Kylo Ren was sent to Luke to be trained with the Jedi. At some point, Kylo’s obsession for Vader brought him to Snoke. Luke has disappeared because his apprentice turned on him, and we see Rey have a vision of Kylo and the Knights of Ren strike down all the Jedi in the same way that Anakin did. But, I believe that Snoke, whoever he is, was the apprentice that turned on Luke. He took Kylo under his wing and trained him in the Dark Side and then sent him to kill everything that Luke worked for. That pain drove Luke to solitude. His apprentice turned his nephew and he couldn’t stop him.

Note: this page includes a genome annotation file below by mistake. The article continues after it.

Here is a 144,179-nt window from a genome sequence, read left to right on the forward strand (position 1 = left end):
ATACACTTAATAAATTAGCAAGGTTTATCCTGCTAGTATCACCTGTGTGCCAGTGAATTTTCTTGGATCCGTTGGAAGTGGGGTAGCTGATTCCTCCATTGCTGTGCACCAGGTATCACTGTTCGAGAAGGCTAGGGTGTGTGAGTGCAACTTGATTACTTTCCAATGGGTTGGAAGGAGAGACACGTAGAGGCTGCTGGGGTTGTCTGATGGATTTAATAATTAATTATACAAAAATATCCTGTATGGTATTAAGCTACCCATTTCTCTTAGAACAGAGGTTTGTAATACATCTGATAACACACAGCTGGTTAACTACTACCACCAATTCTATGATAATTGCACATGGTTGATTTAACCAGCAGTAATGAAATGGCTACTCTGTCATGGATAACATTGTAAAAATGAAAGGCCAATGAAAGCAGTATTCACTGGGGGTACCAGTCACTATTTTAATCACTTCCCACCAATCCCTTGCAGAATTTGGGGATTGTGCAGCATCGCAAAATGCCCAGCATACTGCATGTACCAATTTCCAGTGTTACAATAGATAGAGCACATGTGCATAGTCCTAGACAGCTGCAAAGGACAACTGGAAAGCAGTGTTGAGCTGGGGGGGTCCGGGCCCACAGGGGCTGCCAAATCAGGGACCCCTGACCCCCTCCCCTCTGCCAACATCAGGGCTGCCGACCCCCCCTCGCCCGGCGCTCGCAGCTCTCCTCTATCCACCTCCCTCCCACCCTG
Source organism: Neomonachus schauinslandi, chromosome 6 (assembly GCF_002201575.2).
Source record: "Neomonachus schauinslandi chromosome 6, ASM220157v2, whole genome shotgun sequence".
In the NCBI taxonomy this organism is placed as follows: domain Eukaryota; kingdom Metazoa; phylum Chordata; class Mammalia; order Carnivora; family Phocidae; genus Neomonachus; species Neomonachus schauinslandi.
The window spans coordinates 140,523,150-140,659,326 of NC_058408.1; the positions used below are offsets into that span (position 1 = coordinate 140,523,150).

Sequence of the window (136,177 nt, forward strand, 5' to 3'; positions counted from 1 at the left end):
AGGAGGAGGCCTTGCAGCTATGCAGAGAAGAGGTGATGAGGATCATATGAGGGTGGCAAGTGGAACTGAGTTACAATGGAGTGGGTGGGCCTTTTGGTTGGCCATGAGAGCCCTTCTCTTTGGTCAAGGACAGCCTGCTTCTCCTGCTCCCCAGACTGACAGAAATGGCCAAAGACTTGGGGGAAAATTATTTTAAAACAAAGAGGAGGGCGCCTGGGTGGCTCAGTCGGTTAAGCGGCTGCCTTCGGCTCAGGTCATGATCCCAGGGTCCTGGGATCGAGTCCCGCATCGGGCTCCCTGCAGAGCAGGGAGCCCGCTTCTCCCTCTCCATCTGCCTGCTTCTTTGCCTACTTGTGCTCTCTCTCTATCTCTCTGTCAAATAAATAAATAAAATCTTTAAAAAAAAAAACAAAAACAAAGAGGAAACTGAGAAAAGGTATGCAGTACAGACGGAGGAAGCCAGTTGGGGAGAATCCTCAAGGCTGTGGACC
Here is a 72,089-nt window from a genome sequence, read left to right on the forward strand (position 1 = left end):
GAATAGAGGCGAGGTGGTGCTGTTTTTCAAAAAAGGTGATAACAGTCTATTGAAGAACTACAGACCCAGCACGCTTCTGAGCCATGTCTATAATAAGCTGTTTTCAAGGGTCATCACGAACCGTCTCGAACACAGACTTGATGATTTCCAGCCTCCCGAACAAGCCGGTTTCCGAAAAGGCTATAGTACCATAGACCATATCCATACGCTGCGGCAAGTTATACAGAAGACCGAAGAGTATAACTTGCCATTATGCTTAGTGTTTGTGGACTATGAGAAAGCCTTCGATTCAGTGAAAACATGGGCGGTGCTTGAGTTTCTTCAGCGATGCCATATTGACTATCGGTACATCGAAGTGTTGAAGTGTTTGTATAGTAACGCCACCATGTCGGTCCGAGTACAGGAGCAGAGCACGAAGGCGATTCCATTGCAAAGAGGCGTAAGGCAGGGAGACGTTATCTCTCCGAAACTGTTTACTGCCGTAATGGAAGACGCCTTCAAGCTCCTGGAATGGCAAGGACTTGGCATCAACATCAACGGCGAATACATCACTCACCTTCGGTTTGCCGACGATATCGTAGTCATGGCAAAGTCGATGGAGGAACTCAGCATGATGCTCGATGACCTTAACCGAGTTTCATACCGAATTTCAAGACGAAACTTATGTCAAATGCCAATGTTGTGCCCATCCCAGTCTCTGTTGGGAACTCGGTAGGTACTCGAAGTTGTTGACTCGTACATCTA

In the end, Star Wars The Force Awakens carries all the greatness of the original trilogy. It reminds us that the battle of light versus dark is an ever pressing matter, and that we all need to work to make sure that the light shines brighter and not allow the dark to take over.
If you read this review, you’ve seen the film. So what do you think? Are you going to see it again? Share your thoughts in the comments.